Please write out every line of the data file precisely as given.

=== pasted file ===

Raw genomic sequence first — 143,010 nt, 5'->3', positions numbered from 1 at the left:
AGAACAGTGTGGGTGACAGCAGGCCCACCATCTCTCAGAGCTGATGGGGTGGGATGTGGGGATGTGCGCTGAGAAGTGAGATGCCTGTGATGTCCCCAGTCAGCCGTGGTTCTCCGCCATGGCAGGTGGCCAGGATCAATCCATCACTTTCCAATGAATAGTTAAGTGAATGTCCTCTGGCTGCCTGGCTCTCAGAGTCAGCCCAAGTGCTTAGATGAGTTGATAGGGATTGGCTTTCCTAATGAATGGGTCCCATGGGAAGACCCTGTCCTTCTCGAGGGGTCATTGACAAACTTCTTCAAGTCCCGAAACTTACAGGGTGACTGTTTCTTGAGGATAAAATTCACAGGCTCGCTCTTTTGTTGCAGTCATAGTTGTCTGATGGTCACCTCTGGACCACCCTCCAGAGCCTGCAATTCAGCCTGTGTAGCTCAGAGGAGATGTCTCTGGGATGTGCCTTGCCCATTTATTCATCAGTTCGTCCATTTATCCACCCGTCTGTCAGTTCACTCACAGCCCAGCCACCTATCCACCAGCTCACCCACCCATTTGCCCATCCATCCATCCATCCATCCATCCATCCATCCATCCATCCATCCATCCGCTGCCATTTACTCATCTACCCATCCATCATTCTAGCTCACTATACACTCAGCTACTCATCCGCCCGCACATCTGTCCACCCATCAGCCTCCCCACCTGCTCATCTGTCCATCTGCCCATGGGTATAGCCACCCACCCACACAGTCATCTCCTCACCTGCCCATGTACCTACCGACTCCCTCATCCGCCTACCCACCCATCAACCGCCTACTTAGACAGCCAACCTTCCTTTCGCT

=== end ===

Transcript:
Raw genomic sequence first — 143,010 nt, 5'->3', positions numbered from 1 at the left:
AGAACAGTGTGGGTGACAGCAGGCCCACCATCTCTCAGAGCTGATGGGGTGGGATGTGGGGATGTGCGCTGAGAAGTGAGATGCCTGTGATGTCCCCAGTCAGCCGTGGTTCTCCGCCATGGCAGGTGGCCAGGATCAATCCATCACTTTCCAATGAATAGTTAAGTGAATGTCCTCTGGCTGCCTGGCTCTCAGAGTCAGCCCAAGTGCTTAGATGAGTTGATAGGGATTGGCTTTCCTAATGAATGGGTCCCATGGGAAGACCCTGTCCTTCTCGAGGGGTCATTGACAAACTTCTTCAAGTCCCGAAACTTACAGGGTGACTGTTTCTTGAGGATAAAATTCACAGGCTCGCTCTTTTGTTGCAGTCATAGTTGTCTGATGGTCACCTCTGGACCACCCTCCAGAGCCTGCAATTCAGCCTGTGTAGCTCAGAGGAGATGTCTCTGGGATGTGCCTTGCCCATTTATTCATCAGTTCGTCCATTTATCCACCCGTCTGTCAGTTCACTCACAGCCCAGCCACCTATCCACCAGCTCACCCACCCATTTGCCCATCCATCCATCCATCCATCCATCCATCCATCCATCCATCCATCCATCCGCTGCCATTTACTCATCTACCCATCCATCATTCTAGCTCACTATACACTCAGCTACTCATCCGCCCGCACATCTGTCCACCCATCAGCCTCCCCACCTGCTCATCTGTCCATCTGCCCATGGGTATAGCCACCCACCCACACAGTCATCTCCTCACCTGCCCATGTACCTACCGACTCCCTCATCCGCCTACCCACCCATCAACCGCCTACTTAGACAGCCAACCTTCCTTTCGCT